New Delhi: The Supreme Court will on Dec 5 pronounce its order on P.A. Sangma’s petition challenging Pranab Mukherjee’s election as the president of India.
The apex court constitutional bench of Chief Justice Altamas Kabir, Justice P. Sathasivam, Justice S.S. Nijjar, Justice J. Chelameswar and Justice Ranjan Gogoi Wednesday said that it would pronounce its order on Sangama’s plea Dec 5, after it reserved its order upon the conclusion of the arguments in the preliminary hearing that lasted for two days.
Sangma has contended that while filing his nomination papers President Mukharjee held an office of profit as the chairman of the Indian Statistical Institute and remained leader of the house in the Lok Sabha.
Sangma, who lost the election to Mukherjee, sought a full-fledged trial of the case under the provisions of Civil Procedure Code (CPC) and the Supreme Court Rules involving the recording of evidence and cross-examining the witnesses.
Appearing for the president, Attorney General G.E. Vahanvati told the court that certain parameters needed to be applied to determine whether an office is an office of profit or not.
“A position not being an office of profit should not be incompatible with the discharge of duties as an elected representative,” the attorney general said, adding that it should not affect the independence of a person as a representative of the people.
Vahanvati told the court that occupying such an office should not weaken the elected representative’s loyalty to the constituency represented by him and no pecuniary gain should flow from it.
The attorney general said that Article 102 of the constitution that provides for the disqualifications for membership was a defining act and not an exemption to the provision.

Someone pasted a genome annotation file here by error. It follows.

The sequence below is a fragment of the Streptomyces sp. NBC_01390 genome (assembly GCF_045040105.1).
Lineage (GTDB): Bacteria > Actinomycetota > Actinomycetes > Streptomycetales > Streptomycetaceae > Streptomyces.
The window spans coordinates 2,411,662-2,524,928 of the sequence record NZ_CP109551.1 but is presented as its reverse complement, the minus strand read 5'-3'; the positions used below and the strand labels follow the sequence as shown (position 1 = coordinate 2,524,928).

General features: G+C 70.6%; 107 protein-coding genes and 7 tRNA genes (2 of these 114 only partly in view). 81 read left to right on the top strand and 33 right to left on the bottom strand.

The Article 102 says: “(1) A person shall be disqualified for being chosen as, and for being, a member of either house of parliament
(a) if he holds any office of profit under the Government of India or the government of any state, other than an office declared by Parliament by law not to disqualify its holder”.
Responding to the submission made by senior counsel Harish Salve and Attorney General Vahanvati, senior counsel Ram Jethamalani told the court that all that people know about the Kolkata-based Indian Statistical Institute (ISI) is its memorandum of association, its rules and declarations but no one knows that the office of its chairman is not an office of profit.
Senior counsel Jethmalani said that this question could only be decided if petitioner Sangma was allowed to lead the evidence and call the witnesses. It calls for the accounts of the ISI, payments made and receipts issued by the Institute.
Jethmalani told the court that office of profit is not limited to the question whether it comes with remunerations or not but also with “what is the nature of duties he performs and how it interferes with actual duties” of the person occupying it.